In recent times, there have been a number of incredible cable series like Breaking Bad, The Wire, Justified, Deadwood, Better Call Saul, Six Feet Under and The Sopranos. Of course, Justified sprang from Elmore Leonard’s stories Fire in the Hole, Pronto, Riding the Rap and Raylan. Some very talented creators and writers like Vince Gilligan, David Simon, Ed Burns, George Pelecanos, Graham Yost, David Milch, Alan Ball have given us some great story lines and characters, and I think any of these would translate well into novel form.  

Tuesday, June 20, 2017

Shakespeare by any other name

By R.J. Harlick

Your assignment: You must novelize a popular TV show, past or present. The catch: you must change its genre. What show and what new genre? Give us a taste of the plotline and character arcs. (Example: Turning I Love Lucy into a serialized thriller series similar to 24.)

Do you remember the eighty’s TV show Moonlighting starring Cybil Shepherd and Bruce Willis before he headed off to the big screen? The two of them ran the Blue Moon Detective Agency and didn’t always get along. There was one particularly memorable episode that I still chuckle over. The storyline was based on Shakespeare’s play The Taming of a Shrew and had everyone dressed in the ornate garb of Shakespeare’s time.  I can still picture Bruce Willis as Petruchio, the aspiring suitor, arriving to court his unwilling bride, the headstrong Katherina played by Cybil. Garbed in velvet and satin with a floppy medieval hat, Bruce rides up on a horse that was wearing a blanket with a BMW logo and enormous sunglasses perched on its nose. The dialogue was a mix of famous lines from various Shakespearean plays and the modern dialogue of running a detective agency. The show was hilarious and a marvelous example of cross-pollinating into another genre, if Shakespeare could be called a genre.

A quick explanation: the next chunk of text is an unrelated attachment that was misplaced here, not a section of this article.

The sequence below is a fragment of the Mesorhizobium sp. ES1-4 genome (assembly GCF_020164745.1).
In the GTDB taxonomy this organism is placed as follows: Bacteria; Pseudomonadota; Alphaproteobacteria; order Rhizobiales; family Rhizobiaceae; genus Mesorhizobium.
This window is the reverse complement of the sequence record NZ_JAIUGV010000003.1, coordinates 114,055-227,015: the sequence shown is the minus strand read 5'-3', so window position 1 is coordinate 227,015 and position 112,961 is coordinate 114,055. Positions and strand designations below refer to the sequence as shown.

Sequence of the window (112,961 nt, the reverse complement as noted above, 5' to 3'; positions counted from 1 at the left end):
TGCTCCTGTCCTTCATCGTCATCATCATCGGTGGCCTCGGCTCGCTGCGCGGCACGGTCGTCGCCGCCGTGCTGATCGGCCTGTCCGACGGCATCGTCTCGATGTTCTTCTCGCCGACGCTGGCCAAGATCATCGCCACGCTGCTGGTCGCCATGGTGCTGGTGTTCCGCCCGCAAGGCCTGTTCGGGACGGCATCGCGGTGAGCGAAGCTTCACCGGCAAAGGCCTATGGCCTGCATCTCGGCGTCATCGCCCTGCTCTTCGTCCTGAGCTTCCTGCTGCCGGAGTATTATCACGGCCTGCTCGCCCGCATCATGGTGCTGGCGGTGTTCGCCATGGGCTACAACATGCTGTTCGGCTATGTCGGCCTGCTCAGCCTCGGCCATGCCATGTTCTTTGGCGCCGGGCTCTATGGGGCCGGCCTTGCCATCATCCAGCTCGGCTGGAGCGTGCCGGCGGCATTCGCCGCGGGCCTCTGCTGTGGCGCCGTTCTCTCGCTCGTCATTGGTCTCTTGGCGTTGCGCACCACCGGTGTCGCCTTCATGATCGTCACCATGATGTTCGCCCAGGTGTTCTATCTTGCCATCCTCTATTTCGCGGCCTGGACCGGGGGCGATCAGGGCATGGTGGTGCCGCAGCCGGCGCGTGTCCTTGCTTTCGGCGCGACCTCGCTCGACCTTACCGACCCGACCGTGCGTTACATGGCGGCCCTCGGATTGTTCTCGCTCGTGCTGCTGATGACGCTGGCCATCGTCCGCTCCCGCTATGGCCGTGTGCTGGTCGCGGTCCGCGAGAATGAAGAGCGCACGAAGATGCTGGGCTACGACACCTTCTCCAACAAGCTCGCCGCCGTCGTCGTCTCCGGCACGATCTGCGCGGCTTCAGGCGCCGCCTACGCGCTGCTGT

Though not directly answering this week’s question, I thought I would explore the Shakespearean plays that could be used for some of the TV shows I’ve watched over the years.

In some respects Downton Abbey could provide a good cast for King Lear. We have a father with three daughters and a magnificent estate that has an heir problem. But it seems unfair to give the Earl of Grantham the tortured soul of a King Lear. He’s too nice. Nor do Lady Mary and Lady Edith have the evil in them to do what Regan and Goneril did to their father, King Lear and their sister, Cordelia.